Hypsilophodon is regarded to be the fastest ornithischian species to have existed. Small, light and still bipedal—the body and carriage of Hypsilophodon adapted to the grass-feeding opportunities that arose as the Cretaceous Period moved on. Hypsilophodon was probably exhibiting quadrupedal characteristics as well as bipedal and eventually most ornithischian dinosaurs would exist as primarily quadrupedal animals.
Where Did Hypsilophodon Live?
Hypsilophodon would have called the Early (lower) Cretaceous home, and a likely predator could have been the famous Utahraptor, also found in North American lower Cretaceous layers. Other plant-eaters beside Hypsilophodon could have been Iguanodon, Cedarosaurus, Brachiosaurus and Stenopelix.
As far as the actual habitat of Hypsilophodon, associated fossil fauna of the Hypsilophodon Bed consists only of a few scutes from a crocodylomorph (archosaur) and a turtle. Crocodylomorphs were plentiful during the Late Jurassic—Early Cretaceous Periods and known to have existed in significant numbers as early as the Triassic Period.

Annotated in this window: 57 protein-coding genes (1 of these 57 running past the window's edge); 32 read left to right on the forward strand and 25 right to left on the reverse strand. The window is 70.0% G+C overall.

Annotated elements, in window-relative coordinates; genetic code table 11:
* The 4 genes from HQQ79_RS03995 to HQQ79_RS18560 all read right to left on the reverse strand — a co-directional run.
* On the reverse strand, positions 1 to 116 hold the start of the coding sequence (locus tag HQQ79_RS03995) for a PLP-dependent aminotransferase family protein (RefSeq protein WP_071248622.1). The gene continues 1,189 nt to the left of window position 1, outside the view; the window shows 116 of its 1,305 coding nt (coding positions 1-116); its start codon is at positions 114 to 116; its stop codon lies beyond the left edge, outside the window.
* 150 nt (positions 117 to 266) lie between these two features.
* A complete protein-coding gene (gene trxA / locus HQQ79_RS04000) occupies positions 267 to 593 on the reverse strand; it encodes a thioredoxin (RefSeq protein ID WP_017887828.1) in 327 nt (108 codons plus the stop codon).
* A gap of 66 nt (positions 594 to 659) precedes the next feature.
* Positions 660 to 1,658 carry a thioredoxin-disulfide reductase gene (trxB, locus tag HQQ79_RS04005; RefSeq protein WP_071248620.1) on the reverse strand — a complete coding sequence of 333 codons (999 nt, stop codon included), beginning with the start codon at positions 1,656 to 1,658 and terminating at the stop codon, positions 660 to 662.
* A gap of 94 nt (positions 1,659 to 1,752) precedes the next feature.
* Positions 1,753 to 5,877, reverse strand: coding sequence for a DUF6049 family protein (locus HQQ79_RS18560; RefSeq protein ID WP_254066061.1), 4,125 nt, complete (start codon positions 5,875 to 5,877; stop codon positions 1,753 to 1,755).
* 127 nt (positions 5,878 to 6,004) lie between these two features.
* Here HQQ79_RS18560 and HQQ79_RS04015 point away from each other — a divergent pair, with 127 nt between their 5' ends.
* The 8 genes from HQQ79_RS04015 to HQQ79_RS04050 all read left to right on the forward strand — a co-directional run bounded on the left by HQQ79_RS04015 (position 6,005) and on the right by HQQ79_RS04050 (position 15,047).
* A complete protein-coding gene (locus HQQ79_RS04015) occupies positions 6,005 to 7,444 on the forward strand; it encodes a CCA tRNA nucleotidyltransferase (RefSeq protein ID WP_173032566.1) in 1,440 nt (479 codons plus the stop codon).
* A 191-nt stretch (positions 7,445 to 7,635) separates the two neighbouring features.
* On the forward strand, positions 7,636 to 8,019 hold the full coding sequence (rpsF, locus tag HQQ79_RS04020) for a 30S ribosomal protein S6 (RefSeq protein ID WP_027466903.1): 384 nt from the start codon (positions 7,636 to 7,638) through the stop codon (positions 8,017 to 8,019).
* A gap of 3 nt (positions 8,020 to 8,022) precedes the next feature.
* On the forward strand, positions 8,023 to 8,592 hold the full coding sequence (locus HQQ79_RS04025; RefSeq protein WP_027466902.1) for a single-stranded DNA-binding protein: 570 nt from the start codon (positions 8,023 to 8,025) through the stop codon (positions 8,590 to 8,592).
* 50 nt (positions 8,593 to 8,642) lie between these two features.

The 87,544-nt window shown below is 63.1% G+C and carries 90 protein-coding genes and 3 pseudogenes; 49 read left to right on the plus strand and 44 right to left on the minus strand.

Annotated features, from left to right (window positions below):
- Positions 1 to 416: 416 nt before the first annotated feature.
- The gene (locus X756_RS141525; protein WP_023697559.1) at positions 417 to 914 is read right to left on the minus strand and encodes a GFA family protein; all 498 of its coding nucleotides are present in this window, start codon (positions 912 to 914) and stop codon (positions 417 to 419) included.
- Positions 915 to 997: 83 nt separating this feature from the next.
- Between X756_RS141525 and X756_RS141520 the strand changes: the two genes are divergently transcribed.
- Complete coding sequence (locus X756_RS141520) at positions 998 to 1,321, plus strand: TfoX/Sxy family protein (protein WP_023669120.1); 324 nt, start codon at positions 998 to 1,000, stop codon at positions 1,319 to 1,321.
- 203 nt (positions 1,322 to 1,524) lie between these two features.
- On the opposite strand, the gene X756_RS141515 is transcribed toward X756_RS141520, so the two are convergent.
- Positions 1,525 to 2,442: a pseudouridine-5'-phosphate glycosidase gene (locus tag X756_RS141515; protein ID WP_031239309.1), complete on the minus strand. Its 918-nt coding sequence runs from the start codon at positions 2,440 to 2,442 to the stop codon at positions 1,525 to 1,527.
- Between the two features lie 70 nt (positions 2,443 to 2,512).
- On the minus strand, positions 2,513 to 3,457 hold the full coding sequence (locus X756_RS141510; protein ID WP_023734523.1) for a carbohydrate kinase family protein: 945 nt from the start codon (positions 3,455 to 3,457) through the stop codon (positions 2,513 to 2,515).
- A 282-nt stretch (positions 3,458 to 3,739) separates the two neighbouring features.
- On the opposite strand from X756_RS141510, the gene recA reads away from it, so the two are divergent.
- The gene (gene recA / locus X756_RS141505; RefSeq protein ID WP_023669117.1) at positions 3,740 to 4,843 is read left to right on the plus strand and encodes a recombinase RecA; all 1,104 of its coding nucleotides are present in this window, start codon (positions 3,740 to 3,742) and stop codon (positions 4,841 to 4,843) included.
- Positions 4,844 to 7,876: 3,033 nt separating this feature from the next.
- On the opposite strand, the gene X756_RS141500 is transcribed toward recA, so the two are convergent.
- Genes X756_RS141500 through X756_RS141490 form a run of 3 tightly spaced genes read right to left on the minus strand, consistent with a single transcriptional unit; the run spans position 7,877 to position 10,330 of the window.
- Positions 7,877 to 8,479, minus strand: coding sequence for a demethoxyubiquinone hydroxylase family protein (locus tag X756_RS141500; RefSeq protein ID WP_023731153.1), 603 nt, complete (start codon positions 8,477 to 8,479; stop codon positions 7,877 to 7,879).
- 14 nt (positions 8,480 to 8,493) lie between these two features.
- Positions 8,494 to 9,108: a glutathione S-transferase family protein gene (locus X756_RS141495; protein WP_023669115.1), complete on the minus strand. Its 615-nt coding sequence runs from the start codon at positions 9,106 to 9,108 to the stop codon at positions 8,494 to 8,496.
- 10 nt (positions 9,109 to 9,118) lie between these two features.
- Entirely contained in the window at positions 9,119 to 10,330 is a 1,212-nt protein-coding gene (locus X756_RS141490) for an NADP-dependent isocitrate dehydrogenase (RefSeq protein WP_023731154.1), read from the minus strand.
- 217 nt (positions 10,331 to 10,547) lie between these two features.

The Discovery of Hypsilophodon
Fossilized remains of Hypsilophodon were first found almost 200 years ago in 1849 (Mantell-Bowerbank block). Hypsilophodon foxii was subsequently named, yet still misunderstood, in 1869. Paleontologist Thomas Henry Huxley is primarily responsible for correctly taking Hypsilophodon out of the realm of Iguanodon (the original supposed origination and description of Hypsilophodon). Subsequent to his own studies, Huxley spent 1869 in lecture to promote his finding, which were eventually published officially (1870).
*Note that this publication, which determines the origination of Hypsilophodon, is the same one which also determines that the hip bone (pubic bone) was in some such species pointed backward—“…like that of birds”.